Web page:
Angola aims to attract major mining investor, develop local ones

31st March 2017 By: Keith Campbell - Creamer Media Senior Deputy Editor

The copper/cobalt belt, known as the Central African Copperbelt, already well-known and exploited in Zambia and the Democratic Republic of Congo, also extends into Angola. This has been determined by surveying activities carried out under Angola’s National Geology Plan (known by the Portuguese acronym of Planageo). Geophysical surveying has indicated that the Angolan section of this belt covers at least 116 000 km2.

This information was released by Angolan Geology and Mines Minister Francisco Queiroz in his address at the recent launch ceremony for the Angolan Geosciences and Petroleum Support Activities Companies Association (the Portuguese abbreviation of which is AEAGSAP). He further reported that other Planageo surveys had discovered a dimension stone complex covering some 45 000 km2, designated the Cunene complex, straddling the provinces of Huíla and Cunene and extending down to (and probably into) Namibia.

Planageo has borne other fruits as well. “The magnetic anomalies detected by Planageo have produced signals favourable for prospecting for metallic and nonmetallic minerals such as iron, diamonds, copper, manganese, titanium, zinc, lead, bauxite and even radioactive minerals and phosphates,” he stated.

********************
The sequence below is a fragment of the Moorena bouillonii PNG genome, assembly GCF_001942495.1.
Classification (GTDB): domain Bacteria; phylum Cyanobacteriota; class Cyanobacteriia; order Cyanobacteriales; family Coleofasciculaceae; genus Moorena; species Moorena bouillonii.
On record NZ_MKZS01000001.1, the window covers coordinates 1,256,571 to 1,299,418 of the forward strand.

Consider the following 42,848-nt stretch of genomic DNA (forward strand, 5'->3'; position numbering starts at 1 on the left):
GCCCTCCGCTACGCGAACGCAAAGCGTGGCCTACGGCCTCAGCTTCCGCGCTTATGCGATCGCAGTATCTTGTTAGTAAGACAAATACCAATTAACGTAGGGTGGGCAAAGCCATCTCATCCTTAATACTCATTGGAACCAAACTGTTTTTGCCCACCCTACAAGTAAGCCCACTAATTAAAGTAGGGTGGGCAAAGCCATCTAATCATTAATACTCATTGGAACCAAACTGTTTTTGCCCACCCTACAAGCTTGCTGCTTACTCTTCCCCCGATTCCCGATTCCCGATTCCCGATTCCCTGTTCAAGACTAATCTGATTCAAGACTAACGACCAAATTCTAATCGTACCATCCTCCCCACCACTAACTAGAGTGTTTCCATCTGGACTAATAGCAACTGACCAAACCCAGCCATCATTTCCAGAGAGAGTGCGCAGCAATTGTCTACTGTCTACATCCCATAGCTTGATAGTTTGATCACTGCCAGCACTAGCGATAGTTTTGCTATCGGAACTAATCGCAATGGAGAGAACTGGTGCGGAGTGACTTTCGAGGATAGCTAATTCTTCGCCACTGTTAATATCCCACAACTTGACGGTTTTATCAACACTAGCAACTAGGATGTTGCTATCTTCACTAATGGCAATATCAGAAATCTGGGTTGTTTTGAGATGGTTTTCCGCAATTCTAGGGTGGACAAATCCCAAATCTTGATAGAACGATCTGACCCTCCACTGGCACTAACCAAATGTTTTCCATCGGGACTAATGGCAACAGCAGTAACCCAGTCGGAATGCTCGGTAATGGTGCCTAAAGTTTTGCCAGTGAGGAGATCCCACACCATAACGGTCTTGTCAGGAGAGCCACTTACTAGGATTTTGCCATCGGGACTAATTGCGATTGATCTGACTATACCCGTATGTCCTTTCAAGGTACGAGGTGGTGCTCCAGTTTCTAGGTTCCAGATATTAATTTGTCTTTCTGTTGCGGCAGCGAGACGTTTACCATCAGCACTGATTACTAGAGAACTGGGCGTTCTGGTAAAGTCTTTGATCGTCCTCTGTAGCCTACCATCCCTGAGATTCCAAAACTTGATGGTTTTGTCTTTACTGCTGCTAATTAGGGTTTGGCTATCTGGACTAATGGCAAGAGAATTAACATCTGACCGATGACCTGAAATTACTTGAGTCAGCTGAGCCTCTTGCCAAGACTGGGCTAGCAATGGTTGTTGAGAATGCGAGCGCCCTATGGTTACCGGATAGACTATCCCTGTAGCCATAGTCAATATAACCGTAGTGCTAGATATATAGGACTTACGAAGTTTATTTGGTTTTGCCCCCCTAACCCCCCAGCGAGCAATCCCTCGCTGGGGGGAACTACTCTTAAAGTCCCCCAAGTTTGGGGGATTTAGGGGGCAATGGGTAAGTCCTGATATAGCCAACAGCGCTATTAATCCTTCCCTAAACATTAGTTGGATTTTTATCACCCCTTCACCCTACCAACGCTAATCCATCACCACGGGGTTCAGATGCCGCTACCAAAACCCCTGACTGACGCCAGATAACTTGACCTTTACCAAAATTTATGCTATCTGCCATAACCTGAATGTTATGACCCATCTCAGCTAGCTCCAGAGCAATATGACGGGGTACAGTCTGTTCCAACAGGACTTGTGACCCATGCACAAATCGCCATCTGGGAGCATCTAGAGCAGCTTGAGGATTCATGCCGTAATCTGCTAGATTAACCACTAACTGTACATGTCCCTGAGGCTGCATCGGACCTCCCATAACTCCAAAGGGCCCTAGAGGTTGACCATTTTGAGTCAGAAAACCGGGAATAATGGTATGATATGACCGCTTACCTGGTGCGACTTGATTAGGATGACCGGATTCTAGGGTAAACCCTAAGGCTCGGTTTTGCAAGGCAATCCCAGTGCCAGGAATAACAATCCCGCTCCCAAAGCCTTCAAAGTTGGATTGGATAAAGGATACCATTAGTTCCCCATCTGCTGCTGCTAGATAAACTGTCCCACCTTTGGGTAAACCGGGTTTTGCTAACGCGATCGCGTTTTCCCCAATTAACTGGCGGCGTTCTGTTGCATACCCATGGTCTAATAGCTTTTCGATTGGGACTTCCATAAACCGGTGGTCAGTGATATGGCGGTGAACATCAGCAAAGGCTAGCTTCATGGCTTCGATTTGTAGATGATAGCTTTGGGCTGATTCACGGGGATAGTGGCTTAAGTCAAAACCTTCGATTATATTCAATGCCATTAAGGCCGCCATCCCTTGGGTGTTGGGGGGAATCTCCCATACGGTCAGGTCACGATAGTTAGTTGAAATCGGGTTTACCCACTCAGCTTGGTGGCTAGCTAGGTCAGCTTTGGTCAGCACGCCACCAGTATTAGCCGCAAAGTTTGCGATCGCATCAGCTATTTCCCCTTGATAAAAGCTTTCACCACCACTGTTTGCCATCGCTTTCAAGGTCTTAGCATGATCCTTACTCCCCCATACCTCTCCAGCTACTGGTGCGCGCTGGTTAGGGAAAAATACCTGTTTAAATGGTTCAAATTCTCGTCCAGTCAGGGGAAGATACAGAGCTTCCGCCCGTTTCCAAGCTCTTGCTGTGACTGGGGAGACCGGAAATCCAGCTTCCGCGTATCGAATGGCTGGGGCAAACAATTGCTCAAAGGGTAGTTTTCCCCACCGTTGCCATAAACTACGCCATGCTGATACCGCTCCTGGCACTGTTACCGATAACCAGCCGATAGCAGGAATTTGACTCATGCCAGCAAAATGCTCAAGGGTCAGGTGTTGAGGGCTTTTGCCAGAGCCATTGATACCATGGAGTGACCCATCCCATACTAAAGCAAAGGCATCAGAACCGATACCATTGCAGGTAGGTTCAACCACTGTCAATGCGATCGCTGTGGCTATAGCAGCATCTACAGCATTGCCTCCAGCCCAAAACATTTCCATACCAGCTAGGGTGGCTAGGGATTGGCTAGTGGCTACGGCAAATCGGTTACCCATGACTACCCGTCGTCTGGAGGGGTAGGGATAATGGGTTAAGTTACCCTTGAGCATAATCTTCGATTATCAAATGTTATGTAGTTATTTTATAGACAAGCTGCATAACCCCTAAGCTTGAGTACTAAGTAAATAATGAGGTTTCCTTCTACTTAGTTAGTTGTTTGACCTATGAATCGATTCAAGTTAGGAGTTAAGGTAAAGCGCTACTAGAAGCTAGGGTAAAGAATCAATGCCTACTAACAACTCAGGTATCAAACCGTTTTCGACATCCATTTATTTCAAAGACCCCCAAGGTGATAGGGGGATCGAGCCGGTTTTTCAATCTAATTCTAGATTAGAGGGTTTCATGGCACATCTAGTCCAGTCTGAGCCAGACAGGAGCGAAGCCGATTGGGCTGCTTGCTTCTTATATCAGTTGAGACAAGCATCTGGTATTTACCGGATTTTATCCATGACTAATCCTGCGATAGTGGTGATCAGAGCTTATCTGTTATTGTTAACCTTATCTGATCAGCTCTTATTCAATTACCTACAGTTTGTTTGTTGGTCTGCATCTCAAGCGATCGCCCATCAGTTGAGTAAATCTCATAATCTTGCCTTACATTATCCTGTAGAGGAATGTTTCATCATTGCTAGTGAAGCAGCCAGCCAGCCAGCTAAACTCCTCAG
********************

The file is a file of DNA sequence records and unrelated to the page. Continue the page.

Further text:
As a result, government was going to start a campaign to attract major global mining investors to Angola. “We are hopeful that, in the medium term, these investors will make a positive impact in changing the economic base of the country,” he explained. But he also affirmed that mining investment funds also had to be created with a view to encouraging the active participation of Angolan businesspeople in mining investments, including partnerships with foreign investors.

The implementation of Planageo has cost the Angolan State Kz40.5-billion, or €225.8-million. The plan is being executed by a consortium composed of the National Energy and Geology Laboratory of Portugal, the Geological and Mining Institute of Spain and Spanish company Impulso Industrial Alternativo. This implementation is being done on behalf of the Geological Institute of Angola.

A few days before, Angolan Finance Minister Archer Mangueria signed a couple of finance agreements in Beijing with two Chinese financial institutions for projects in his country. These were the Export-Import Bank of China and the China Development Bank. The financial accord with the Export-Import Bank of China was for a loan of $65.3-million for further financing of the Planageo (the future development of the plan requires a total of $76.8-million).

(The deal with the China Development Bank provides $35.3-million to help finance the establishment of a training and supply centre and the creation of a data base for the Ministry of Energy and Waters. This project requires a total investment of $41.5-million.)

The Angolan economy remains overwhelmingly dominated by the oil sector. According to ‘The World Factbook 2017’ of the US Central Intelligence Agency, the oil sector (including supporting activities) accounts for some 50% of Angola’s gross domestic product, more than 70% of government revenues and more than 90% of exports.